Video originally shot and broadcast by New York's WNBC-TV showing rats overrunning a KFC/Taco Bell restaurant was quickly uploaded to video-sharing websites and available for viewing around the world. | ALSO: Comment on this issue in the 'Your Opinion' box below.
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The video of a dozen rats scampering around a New York KFC/Taco Bell restaurant was clearly bad news for the reputation of the Yum Brands businesses, which were already reeling from an E. coli episode last year that some believe has contributed to a Taco Bell sales slump.
The rampaging rodents are also a reminder to the marketing world that today's PR crises will sometimes be mini horror movies, and their impact can exceed written or even photographed reports.
No crisis is just a local crisis. The rats running amok at the Greenwich Village eatery were first reported on early-morning TV news by a New York station, WNBC-TV, following a consumer call to its tip line. But by the time Yum Brands put out a statement addressing the issue on its home page and media wires -- 2:06 p.m. EST -- the stomach-churning video had already raced over the internet and made it to numerous other TV stations.
Even then, the statement failed to acknowledge that the repercussions could be more widespread. "This is an isolated incident at a single restaurant at 331 6th Avenue in Greenwich Village, New York, and it is totally unacceptable," said the statement, attributed jointly to KFC and Taco Bell. "The restaurant is closed and we will not allow it to be reopened until it has been sanitized and given a complete clean bill of health."
The response seems to indicate that Yum saw the crisis as local -- a huge miscalculation. "There's nothing more viral on the negative side than rats," said Pete Blackshaw, chief marketing officer, Nielsen BuzzMetrics. "In the world of fast food, hygiene is the No. 1 talk driver, and rats take it to food-hygiene-on-steroids level. Rats are Defcon 5."
Beyond the above statement, Taco Bell and KFC would not discuss their response to the crisis nor whether a PR agency was involved.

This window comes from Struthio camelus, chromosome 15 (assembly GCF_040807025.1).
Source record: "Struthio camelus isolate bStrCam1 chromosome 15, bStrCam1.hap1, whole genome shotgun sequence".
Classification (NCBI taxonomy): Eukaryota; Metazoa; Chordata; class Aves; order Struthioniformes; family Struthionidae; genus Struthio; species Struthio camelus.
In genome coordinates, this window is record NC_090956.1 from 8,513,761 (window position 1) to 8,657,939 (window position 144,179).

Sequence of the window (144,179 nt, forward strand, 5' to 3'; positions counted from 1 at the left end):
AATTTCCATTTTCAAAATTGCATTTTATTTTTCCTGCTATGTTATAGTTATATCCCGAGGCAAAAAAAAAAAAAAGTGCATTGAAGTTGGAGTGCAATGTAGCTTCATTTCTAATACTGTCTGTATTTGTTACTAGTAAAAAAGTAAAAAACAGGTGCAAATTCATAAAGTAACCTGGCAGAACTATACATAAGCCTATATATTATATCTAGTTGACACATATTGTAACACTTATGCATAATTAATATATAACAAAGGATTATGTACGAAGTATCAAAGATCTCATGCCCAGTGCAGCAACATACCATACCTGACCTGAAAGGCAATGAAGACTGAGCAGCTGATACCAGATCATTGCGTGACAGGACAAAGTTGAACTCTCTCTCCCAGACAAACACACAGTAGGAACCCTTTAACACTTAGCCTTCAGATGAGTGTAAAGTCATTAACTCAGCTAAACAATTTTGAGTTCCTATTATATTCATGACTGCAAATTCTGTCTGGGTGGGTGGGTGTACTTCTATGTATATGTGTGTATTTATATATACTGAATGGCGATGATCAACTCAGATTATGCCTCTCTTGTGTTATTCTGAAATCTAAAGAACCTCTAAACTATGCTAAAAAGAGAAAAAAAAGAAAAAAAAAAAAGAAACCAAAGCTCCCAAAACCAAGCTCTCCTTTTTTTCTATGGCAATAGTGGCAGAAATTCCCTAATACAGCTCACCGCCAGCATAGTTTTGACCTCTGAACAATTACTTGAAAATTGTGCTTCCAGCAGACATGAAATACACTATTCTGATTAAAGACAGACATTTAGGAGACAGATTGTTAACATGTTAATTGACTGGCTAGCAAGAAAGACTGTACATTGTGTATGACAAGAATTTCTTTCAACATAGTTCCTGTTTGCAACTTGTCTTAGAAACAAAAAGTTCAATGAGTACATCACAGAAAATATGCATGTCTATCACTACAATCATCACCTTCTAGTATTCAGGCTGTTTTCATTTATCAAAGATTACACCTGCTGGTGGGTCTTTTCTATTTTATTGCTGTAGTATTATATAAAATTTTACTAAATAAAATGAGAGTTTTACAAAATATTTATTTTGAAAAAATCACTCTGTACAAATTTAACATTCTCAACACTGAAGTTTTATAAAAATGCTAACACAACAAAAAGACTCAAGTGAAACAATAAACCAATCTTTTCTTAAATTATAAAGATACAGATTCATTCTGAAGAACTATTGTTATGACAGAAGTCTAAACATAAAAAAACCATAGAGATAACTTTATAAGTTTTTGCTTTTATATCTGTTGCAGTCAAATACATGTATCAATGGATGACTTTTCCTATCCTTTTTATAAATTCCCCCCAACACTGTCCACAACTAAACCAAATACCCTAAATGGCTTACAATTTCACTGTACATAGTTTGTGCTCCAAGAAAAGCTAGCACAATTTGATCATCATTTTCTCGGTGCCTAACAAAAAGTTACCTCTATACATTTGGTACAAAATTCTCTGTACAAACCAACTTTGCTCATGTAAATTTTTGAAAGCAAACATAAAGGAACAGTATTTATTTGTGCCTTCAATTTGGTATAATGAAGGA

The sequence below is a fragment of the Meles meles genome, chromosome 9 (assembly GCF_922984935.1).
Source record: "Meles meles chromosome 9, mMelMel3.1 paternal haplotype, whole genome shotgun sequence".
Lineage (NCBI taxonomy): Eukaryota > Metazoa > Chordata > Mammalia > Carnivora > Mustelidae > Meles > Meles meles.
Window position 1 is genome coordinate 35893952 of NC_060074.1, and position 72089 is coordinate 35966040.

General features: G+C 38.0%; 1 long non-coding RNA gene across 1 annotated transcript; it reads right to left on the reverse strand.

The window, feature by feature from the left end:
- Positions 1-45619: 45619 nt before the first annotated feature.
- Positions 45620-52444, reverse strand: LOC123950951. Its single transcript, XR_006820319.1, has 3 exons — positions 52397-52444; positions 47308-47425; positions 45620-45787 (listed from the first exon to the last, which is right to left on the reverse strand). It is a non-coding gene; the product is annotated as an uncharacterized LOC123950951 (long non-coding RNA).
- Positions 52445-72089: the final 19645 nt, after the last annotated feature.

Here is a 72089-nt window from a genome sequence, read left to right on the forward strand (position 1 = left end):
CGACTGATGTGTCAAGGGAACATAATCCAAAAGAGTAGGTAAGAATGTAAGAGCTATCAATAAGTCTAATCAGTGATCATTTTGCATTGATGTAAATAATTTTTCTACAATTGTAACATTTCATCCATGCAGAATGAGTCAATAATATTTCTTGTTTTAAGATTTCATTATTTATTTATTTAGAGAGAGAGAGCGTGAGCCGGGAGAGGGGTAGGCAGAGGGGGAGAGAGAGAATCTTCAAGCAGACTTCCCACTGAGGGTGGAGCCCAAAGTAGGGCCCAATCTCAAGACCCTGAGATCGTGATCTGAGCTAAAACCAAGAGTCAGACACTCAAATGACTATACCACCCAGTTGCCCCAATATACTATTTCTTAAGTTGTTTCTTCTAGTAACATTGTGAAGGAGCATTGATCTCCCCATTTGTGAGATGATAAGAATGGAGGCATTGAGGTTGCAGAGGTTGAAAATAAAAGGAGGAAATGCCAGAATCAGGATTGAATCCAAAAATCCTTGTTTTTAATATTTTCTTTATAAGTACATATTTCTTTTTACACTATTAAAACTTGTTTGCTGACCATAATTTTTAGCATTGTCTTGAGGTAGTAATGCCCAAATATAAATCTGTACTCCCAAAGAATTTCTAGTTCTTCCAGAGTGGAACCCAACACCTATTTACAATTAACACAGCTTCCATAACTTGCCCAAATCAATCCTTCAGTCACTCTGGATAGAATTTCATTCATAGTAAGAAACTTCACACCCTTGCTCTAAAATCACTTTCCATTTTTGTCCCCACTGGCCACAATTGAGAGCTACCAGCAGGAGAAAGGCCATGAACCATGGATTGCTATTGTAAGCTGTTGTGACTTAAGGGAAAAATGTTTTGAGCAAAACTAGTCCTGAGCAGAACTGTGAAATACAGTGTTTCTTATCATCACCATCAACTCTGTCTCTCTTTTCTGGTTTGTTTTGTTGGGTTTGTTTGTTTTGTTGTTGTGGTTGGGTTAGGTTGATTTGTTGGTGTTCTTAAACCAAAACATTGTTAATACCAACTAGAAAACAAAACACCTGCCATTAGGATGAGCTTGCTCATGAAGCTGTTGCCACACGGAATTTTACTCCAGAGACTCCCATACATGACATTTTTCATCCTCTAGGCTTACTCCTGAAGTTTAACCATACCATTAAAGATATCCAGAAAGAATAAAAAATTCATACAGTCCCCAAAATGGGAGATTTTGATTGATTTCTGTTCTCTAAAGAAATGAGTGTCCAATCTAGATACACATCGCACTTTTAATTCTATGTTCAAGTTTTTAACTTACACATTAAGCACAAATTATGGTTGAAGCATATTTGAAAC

Rat story won't go away
But Steven Fink, president of crisis-management firm Lexicon Communications, said the companies were blind to the scope of the problem. "The biggest problem with the internet is not that it is widespread but that [a story] is out there forever. This story will live on the internet for all time. "
So what could Yum have done? Mr. Blackshaw said the chains failed to leverage the web for what he called "defensive branding," to make sure positive messages are heard in the sea of negative chatter charging across the internet. By midday Friday, more than 1,000 blogs had cited or spread the story and footage, according to a Technorati search. A search on Google News for "rats and KFC" yielded 443 stories and "rats and Taco Bell" some 600 stories posted on websites of publications from Wyoming to the U.K.
Meanwhile, consumers looking for reassuring information from the marketers had to work hard to find it. One has to look for official statements buried deep within Taco Bell and KFC home pages rather than on the front page. (The statements were placed on the press pages in the company-information menus.)
Search engine impact
Moreover, the marketers failed to buy search terms to proactively push messages on how the brands are fixing the problems. So at some points on Feb. 23, a Google search for "rats" and "KFC" resulted in sponsored links for KFC, followed by a host of exterminator links. "There was no evidence of any advertising against negative search terms on Google," said Mr. Blackshaw. "This is a missed opportunity because the organic search results generally reinforced negative perceptions about food hygiene."
Compounding matters, of course, is the fact that this is the second major food-safety nightmare at Yum Brands -- this time encompassing two of its chains -- as the holding company attempts to recover from the late November E. coli incident in dozens of Taco Bells. Having fumbled the crisis plan and communications on the food poisoning, this latest incident could further threaten the company's recovery and brand for the long term.
"The reality of crisis management is that crises do not occur in a vacuum," said Mr. Fink. "The problem is Taco Bell has so mishandled the E. coli outbreak that this coming on TV compounds the problem. It underscores that the restaurants are not taking care of business when it comes to the health of their customers."
'Big strike for Yum Brands'
"This is a big strike two against Yum Brands," said Ben McConnell, author of "Citizen Marketers" and word-of-mouth marketing consultant, noting that the story is anything but local. "This has the potential for a JetBlue-style congressional response."
What marketers are dangerously failing to take into account, he said, is that "Discussion online is fueling the discussion happening offline. This is a perfect example of how you need to have a very fast web-based response to a crisis so you are providing information -- not spin or distorting the facts for people, but providing information that helps neutralize it."